Food Protein Induced Proctocolitis of Infancy
Also known as: milk protein intolerance.
What is Food Protein Induced Proctocolitis of Infancy?
This is when an infant, typically between 2-8 weeks of age pass bloody, mucusy stools. Some infants may also be fussy or have more bowel movements than normal.
What causes Food Protein Induced Proctocolitis of Infancy?
This is not an allergic reaction to a food, but is an intolerance to the protein in certain foods. We do not know why this happens in some infants. It occurs in both breastfed and formula fed infants. A majority of infants are sensitive to cow’s milk, some were sensitive to egg, soy, and corn in the mother’s diet.
What are the symptoms of Food Protein Induced Proctocolitis of Infancy?
Bloody and mucusy stools are the primary symptoms, some infants are also fussy.
What are Food Protein Induced Proctocolitis of Infancy care options?
If the infant is breast fed, the mom can try to eliminate cow’s milk from her diet. If this does not help, she can also try eliminating egg, soy, and corn. About 8% of infants do not respond to the mom eliminating foods from her diet, and using an extensively hydrolyzed or elemental formula is recommended. For infants who are formula fed, they can be switched to a soy based formula, and if that does not help, can also be switched to an elemental formula. By 9 months old, over 95% of infants have lost their sensitivity to the offending food, and these can be reintroduced into the diet with guidance from your pediatrician.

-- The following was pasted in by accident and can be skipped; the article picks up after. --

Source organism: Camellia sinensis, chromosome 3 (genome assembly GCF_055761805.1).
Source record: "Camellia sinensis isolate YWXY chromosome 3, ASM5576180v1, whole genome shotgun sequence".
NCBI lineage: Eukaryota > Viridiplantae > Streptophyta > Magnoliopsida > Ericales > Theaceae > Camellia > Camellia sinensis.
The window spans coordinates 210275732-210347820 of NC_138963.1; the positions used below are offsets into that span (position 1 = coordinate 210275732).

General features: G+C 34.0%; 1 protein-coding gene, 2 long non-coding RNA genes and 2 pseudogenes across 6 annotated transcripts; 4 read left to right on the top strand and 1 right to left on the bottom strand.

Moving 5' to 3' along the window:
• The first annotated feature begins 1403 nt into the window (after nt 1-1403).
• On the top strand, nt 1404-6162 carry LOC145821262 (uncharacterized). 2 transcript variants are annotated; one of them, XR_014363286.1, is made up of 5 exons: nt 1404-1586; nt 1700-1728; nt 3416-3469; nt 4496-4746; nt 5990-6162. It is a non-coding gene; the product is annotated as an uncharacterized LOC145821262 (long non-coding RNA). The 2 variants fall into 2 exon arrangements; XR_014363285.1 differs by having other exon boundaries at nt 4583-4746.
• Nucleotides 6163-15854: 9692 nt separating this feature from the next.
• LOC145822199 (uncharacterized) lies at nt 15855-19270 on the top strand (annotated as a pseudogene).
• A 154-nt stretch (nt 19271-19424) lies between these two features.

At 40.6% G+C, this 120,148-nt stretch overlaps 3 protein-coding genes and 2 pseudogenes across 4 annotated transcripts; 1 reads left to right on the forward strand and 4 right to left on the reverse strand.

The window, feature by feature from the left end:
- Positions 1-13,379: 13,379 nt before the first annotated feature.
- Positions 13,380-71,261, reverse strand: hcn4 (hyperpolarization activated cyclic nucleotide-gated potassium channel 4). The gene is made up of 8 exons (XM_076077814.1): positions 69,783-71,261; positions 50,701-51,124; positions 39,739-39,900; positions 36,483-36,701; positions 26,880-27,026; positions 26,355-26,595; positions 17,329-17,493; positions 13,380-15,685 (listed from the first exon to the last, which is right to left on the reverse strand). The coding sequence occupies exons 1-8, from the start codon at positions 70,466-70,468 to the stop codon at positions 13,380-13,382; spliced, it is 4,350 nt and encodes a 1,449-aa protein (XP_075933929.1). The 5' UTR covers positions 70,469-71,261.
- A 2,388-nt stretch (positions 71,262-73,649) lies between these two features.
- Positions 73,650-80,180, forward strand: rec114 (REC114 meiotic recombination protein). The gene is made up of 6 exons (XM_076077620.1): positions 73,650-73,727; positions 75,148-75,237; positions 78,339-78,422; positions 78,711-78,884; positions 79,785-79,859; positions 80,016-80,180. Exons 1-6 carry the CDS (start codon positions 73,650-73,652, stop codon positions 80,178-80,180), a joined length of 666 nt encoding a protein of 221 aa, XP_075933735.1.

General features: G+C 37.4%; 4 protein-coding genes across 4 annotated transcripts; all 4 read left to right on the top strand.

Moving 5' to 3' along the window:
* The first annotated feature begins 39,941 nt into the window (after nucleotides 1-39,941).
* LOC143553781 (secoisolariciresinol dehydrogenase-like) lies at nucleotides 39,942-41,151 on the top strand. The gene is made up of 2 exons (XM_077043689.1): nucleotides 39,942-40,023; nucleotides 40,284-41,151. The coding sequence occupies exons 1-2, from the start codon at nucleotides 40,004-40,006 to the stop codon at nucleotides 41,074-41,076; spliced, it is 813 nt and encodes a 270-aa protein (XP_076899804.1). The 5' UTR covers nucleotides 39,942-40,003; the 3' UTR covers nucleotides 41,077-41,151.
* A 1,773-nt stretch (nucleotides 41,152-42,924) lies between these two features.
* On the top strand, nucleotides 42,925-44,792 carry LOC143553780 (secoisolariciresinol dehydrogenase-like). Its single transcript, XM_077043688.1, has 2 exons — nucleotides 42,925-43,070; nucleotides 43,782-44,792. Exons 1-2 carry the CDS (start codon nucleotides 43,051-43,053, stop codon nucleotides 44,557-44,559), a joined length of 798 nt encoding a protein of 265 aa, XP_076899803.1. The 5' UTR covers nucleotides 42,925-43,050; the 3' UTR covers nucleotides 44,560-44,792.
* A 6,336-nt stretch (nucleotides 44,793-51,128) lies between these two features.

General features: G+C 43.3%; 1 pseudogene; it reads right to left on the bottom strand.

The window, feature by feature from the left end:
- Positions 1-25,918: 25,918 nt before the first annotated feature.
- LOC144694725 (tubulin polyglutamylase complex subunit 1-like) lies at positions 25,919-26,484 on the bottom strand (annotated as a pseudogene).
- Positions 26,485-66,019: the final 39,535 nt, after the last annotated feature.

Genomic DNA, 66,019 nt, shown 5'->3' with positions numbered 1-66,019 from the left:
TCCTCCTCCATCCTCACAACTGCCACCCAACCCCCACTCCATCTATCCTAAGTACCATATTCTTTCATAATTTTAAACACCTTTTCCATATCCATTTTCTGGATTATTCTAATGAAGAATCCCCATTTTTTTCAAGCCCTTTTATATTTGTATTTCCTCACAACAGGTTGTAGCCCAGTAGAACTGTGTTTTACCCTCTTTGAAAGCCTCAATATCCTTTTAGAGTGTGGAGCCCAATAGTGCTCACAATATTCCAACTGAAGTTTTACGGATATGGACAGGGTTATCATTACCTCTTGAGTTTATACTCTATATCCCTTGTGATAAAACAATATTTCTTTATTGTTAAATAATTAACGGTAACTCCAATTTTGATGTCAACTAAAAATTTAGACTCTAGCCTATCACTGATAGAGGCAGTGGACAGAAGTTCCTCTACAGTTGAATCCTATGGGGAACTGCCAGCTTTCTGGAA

Reviewed by: Amy S Feldman, MD
This page was last updated on: 6/21/2019 2:21:21 AM
Date: Saturday, September 21, 2019
REGISTRATION IS CLOSED. Nicklaus Children’s Hospital is excited to offer the Nutrition Symposium with an emphasis on the pediatric patient. Current research and technological advances in the care of pediatric conditions with nutrition implications will be presented by a multidisciplinary panel of speakers.